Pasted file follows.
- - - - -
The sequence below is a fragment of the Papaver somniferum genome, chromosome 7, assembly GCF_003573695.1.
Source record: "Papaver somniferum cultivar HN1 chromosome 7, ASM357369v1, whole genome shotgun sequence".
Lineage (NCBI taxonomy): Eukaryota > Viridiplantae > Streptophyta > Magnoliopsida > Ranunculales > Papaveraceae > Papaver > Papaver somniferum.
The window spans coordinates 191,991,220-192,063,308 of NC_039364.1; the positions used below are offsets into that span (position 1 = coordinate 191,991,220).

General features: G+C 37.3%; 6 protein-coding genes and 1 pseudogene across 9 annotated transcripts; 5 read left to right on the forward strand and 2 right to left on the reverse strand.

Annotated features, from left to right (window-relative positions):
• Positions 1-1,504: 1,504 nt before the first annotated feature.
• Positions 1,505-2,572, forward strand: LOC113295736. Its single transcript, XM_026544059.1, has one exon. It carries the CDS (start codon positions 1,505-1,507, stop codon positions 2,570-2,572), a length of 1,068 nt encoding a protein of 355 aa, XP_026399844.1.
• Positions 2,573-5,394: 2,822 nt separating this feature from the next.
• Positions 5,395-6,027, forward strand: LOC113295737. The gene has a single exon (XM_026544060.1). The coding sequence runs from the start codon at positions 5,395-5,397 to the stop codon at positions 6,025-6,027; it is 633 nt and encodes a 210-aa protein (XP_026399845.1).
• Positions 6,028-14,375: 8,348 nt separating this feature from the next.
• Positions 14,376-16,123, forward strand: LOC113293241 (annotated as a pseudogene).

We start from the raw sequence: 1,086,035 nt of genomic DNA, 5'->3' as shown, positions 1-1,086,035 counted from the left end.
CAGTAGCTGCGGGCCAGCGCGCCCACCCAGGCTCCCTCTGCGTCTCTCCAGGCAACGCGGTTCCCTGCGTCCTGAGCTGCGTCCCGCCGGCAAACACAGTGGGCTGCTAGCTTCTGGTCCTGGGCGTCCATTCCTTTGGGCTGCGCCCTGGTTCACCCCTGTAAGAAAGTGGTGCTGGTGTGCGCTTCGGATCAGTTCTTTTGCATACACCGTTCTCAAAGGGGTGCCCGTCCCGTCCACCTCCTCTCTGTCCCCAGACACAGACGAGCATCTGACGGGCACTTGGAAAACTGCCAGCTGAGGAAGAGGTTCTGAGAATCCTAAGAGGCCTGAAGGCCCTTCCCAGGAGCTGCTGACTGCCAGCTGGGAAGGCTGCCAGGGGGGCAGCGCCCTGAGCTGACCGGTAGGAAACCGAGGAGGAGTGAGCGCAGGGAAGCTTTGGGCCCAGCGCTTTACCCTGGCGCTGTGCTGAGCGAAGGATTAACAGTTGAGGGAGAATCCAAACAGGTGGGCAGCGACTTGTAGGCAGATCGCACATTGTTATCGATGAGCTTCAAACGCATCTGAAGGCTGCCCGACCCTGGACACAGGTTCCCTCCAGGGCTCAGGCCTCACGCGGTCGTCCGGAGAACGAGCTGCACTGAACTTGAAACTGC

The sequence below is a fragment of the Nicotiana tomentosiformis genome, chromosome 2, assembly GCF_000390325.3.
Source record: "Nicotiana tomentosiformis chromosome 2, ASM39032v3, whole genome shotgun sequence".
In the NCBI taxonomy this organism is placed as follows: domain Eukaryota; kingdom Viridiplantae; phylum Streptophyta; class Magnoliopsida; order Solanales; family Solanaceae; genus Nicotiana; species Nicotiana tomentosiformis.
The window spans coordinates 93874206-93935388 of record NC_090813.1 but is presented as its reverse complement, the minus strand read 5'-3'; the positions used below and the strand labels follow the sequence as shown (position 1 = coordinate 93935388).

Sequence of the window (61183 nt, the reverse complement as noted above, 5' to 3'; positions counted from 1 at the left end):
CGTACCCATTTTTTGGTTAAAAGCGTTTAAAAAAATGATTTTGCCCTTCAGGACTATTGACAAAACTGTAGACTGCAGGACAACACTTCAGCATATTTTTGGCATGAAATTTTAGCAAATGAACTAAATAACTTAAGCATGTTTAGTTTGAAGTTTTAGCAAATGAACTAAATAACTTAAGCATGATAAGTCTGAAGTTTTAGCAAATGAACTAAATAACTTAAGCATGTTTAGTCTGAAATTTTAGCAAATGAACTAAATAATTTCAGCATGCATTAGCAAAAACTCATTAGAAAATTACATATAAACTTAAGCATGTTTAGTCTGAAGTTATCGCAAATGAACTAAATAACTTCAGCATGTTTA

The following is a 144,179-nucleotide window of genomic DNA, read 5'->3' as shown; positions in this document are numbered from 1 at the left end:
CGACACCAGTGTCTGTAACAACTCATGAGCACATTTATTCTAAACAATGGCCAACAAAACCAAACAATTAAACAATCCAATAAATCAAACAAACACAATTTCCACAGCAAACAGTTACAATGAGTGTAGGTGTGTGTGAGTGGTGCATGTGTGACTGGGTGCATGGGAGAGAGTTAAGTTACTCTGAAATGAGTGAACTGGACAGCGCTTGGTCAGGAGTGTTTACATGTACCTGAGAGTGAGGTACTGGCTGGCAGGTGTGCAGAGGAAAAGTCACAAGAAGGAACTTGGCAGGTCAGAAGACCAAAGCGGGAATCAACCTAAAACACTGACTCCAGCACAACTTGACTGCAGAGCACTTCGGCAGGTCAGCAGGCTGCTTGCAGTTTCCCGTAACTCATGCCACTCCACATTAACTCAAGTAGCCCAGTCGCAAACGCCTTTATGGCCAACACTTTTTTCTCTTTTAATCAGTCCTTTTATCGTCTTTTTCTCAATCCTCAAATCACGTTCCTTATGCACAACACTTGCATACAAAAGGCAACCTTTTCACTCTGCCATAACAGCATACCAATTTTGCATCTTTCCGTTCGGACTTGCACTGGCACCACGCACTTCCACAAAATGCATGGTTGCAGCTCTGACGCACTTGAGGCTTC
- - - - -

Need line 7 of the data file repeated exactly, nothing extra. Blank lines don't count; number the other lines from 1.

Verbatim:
• Positions 1-1,504: 1,504 nt before the first annotated feature.